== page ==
Abdul-Jabbar Praises LeBron James for Speaking About Police Violence

Abdul-Jabbar Praises LeBron James for Speaking About Police Violence

Hall of Famer Kareem Abdul-Jabbar says it's important that NBA players voice their opinions on social matters.

Published November 3, 2015

LeBron James has openly weighed in on the police-related deaths of Michael Brown, Eric Garner and Tamir Rice.

And Kareem Abdul-Jabbar couldn't be more proud. The Hall of Fame center and six-time NBA champion recently told BET.com that he was pleased that King James took a stand and voiced his thoughts on the rash of ongoing police violence against Black men.

"I was happy that LeBron James spoke out about all the deaths that are occurring in interactions between Black Americans and the police," said Abdul-Jabbar, who was perhaps the most socially conscious NBA player during his 20 years in the league from 1969 to 1989. "That has been an ongoing problem for decades and now we are finally dealing with it and we have the courage and see the need to talk about this issue and try to do something about it."

James isn't alone. There has been an up-tick of star athletes speaking out about social matters, as evidenced by the likes of James, Kobe Bryant, Derrick Rose and Kevin Garnett, who all wore "I Can't Breathe" T-shirts in support of Garner in December. That was after a grand jury chose to not indict NYPD officer Daniel Pantaleo, who administered a chokehold, which killed Garner last July.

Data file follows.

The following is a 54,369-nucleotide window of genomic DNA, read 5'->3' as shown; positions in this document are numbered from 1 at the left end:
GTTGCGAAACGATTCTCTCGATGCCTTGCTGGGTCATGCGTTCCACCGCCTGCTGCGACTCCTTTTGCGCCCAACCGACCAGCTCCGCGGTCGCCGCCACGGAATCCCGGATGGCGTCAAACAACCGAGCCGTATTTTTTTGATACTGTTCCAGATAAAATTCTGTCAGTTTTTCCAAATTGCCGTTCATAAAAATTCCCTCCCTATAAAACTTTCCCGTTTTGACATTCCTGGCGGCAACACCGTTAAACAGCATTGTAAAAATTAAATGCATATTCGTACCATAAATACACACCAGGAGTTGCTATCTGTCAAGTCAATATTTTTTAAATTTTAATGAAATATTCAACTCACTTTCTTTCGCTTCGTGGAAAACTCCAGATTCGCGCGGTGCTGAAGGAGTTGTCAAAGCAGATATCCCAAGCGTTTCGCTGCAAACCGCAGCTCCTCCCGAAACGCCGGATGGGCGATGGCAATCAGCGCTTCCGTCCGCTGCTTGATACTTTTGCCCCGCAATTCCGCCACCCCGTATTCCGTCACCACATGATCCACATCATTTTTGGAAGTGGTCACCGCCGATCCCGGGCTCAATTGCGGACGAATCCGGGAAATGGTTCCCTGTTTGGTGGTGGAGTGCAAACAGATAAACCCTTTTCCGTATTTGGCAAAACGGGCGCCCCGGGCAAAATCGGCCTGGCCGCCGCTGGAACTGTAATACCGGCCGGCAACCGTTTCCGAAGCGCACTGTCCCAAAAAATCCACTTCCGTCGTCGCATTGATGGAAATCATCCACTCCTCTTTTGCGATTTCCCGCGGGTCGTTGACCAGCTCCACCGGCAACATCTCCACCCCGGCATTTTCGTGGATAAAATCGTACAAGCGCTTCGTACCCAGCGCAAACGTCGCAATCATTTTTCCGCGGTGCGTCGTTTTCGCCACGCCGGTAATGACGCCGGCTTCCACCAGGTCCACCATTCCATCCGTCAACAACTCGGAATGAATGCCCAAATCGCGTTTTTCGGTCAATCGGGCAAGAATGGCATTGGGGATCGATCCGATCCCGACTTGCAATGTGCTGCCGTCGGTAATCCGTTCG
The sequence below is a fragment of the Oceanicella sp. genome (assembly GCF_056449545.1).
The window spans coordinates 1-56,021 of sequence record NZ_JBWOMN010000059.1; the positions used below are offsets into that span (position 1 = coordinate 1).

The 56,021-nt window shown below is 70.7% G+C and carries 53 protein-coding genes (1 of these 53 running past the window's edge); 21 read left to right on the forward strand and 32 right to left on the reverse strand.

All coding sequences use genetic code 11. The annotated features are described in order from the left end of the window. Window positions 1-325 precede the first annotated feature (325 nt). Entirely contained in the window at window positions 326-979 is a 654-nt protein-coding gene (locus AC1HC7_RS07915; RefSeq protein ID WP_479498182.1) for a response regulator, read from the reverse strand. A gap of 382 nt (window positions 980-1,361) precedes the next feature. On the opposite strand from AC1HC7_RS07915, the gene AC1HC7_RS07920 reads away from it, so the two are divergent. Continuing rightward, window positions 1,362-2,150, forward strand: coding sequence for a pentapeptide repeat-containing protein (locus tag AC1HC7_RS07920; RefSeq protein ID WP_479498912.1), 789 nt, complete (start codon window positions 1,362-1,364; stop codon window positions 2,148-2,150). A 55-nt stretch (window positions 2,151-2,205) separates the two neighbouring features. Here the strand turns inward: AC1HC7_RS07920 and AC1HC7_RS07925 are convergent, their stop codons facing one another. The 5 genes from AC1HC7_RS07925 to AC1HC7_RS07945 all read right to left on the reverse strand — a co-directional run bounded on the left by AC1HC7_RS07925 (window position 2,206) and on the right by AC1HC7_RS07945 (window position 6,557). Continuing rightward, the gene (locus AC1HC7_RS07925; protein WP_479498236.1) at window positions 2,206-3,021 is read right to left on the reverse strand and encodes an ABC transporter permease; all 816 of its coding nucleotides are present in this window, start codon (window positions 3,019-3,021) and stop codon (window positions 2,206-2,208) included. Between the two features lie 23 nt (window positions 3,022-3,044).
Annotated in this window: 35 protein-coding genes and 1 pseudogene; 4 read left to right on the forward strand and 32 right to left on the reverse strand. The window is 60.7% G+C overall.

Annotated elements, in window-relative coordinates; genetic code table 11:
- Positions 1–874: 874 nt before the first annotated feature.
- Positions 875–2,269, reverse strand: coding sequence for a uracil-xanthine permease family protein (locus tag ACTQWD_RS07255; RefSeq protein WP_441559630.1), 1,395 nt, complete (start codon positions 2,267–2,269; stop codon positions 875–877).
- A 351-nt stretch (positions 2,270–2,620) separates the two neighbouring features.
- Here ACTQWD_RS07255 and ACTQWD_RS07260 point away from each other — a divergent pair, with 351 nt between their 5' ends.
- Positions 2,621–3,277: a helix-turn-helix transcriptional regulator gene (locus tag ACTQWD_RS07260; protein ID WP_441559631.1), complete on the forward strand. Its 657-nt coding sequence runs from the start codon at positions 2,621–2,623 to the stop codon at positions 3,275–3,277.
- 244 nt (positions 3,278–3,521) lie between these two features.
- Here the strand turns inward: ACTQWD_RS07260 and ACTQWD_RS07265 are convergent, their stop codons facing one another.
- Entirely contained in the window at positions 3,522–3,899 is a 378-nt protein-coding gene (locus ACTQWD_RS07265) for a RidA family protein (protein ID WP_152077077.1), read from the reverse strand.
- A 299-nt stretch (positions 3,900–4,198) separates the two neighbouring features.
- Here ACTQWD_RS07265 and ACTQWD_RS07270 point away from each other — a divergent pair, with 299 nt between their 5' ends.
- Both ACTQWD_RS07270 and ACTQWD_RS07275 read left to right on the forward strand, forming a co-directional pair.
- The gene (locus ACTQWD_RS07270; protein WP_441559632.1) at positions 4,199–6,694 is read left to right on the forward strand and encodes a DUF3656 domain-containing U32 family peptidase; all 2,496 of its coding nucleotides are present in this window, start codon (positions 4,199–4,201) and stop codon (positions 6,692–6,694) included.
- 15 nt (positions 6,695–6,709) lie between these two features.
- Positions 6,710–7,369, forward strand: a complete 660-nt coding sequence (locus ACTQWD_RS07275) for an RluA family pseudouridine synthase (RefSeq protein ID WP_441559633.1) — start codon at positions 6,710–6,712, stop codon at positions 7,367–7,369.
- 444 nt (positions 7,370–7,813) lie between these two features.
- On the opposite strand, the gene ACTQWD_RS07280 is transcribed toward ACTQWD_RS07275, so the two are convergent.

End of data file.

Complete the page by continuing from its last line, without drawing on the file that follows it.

Abdul-Jabbar says it's important that athletes, especially NBA stars, keep taking a stand.

"Just the fact that some NBA stars feel the need to speak out on important issues, I think is a very good thing," he continued. "It's making it so that people who follow the NBA understand that there's a lot going on with the individuals that they admire and follow as athletes. So, I think it's a good thing because [speaking on social issues] enables them to reach more people."

And for the athletes out there that want to speak out, but aren't sure how, Abdul-Jabbar has the following advice: "I'm sure that there's athletes right now that have to motivation [to speak on social issues]. Not all of them do it, but there are any number of them that can do it. All they have to do is take the initiative."

Abdul-Jabbar is currently promoting his documentary, Minority Of One, which is set to air on HBO on Nov. 3 at 10 p.m. The documentary shows his dominance on the court and willingness to voice his opinions on social matters.

BET Sports News — Get the latest news and information about African-Americans in sports, including weekly recaps, celebrity news and photos of your favorite Black athletes.

(Photos from left: Ethan Miller/Getty Images, Brad Barket/Getty Images)

Written by Mark Lelinwalla

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